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Canadian Westinghouse Model 175, 7-Tube Dual-Range Superhet
Radio Service Data Sheet
May 1936 Radio-Craft

May 1936 Radio-Craft

May 1936 Radio-Craft Cover - RF Cafe[Table of Contents]

Wax nostalgic about and learn from the history of early electronics. See articles from Radio-Craft, published 1929 - 1953. All copyrights are hereby acknowledged.

Canadian Westinghouse Model 175 (RadioAttic.com) - RF Cafe

Westinghouse Model 175 Tabletop Radio

Here is the Radio Service Data Sheet for the Canadian Westinghouse Model 175, 7-Tube Dual-Range Superhet as it appeared in the May 1936 edition of Radio-Craft magazine. This is in tabletop format and has a Bakelite cabinet rather than the more common wood. Using a moldable material permitted a more stylish (in some people's opinion), curvaceous shape with a high shine. Radios with Bakelite cabinets that have been kept in a climate controlled, protected environment still look almost new even nearly a century later (see example from the RadioAttic website). With six vacuum tubes in the receiver circuit (the seventh is the power supply rectifier), this radio likely has very good selectivity and audio quality. I post this schematic and functional description manufacturers' publications for the benefit of hobbyists and archivists who might be searching for such information either in a effort to restore a radio to working condition, or to collect archival information. 

Canadian Westinghouse Model 175, 7-Tube Dual-Range Superhet

 - RF Cafe(6 metal tubes; Air Pilot; tone-flow cabinet; ranges 530-1720,5,500-18,000 kc.; tone compensation; manual tone control.)

This set is similar to the Canadian Westinghouse Model 275, except that only 2 bands are provided on the Model 175.

All the voltages are given on the trimmer layout drawing. The D.C. readings are taken with respect to chassis. The R.F. line-up frequencies are 1,500 and 600 kc. for band A; 17,000 kc. on band C. Range B on the model 275 is aligned at 5,160 kc. The receiver is designed to allow the Service Man to make use of a tuning wand, and this tool should be used before any alignment is attempted. The I.F. stage is aligned at 460 kc. Before actual R.F. adjustments are started, the dial pointer must be set at the correct position. This is done by turning the tuning condenser to maximum, and setting one end of the pointer exactly to the horizontal line at the low-frequency end of band A, while the other end should be within 1/64-in. of the line at the high-frequency end.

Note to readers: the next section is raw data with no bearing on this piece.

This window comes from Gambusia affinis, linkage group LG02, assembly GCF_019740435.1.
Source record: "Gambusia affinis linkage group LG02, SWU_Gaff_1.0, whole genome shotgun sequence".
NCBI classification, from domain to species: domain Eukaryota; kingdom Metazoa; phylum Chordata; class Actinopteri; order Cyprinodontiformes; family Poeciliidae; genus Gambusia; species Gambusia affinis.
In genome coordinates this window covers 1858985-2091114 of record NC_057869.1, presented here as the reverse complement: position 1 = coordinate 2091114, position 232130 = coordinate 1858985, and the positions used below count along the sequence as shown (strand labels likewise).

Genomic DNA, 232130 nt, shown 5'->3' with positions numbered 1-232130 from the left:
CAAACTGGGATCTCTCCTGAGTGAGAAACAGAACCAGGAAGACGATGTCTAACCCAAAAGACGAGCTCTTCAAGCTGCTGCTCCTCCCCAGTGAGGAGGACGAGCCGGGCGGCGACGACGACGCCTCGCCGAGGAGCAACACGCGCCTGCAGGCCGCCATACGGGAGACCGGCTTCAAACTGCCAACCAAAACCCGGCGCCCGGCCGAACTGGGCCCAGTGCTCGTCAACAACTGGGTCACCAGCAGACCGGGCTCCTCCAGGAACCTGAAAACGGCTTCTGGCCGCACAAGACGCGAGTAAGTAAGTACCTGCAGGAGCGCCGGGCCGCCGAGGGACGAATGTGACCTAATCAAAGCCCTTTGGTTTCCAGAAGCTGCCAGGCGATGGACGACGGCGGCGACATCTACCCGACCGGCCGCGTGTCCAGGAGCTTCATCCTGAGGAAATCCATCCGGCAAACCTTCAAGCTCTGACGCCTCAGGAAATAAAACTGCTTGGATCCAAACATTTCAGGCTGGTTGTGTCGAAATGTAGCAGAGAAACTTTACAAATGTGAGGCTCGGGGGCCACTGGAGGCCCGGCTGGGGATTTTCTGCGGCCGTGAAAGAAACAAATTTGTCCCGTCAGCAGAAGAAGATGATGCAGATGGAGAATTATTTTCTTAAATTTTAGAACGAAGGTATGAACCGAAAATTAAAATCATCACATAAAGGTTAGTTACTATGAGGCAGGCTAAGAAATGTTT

The power consumption of these sets is 72 W., while there is 2 W. undistorted, and 4 1/2 W. maximum output.

Westinghouse Model 175 Tabletop Radio Video

Automatic tone compensation is provided on the manual volume control, by means of a resistance-capacity network, which increases the low-frequency response at low-volume levels,

The Air-Pilot is a combination of features which are said to enable accurate tuning of the receiver by even the most inexperienced owner. A world time map is provided in an illuminated drawer. This is fitted in both console and table models.

The console receiver uses a 12 in. speaker, while an 8 in. unit is used in the table model.

The variable condenser is mounted on a special shock-proof support, which prevents microphonic howl due to acoustic feedback from the loudspeaker.



Posted February 13, 2023
(updated from original post on 5/18/2015)

Radio Service Data Sheets

These schematics, tuning instructions, and other data are reproduced from my collection of vintage radio and electronics magazines. As back in the era, similar schematic and service info was available for purchase from sources such as SAMS Photofacts, but these printings were a no-cost bonus for readers. There are 227 Radio Service Data Sheets as of December 28, 2020.

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RF Cafe began life in 1996 as "RF Tools" in an AOL screen name web space totaling 2 MB. Its primary purpose was to provide me with ready access to commonly needed formulas and reference material while performing my work as an RF system and circuit design engineer. The World Wide Web (Internet) was largely an unknown entity at the time and bandwidth was a scarce commodity. Dial-up modems blazed along at 14.4 kbps while tying up your telephone line, and a nice lady's voice announced "You've Got Mail" when a new message arrived...

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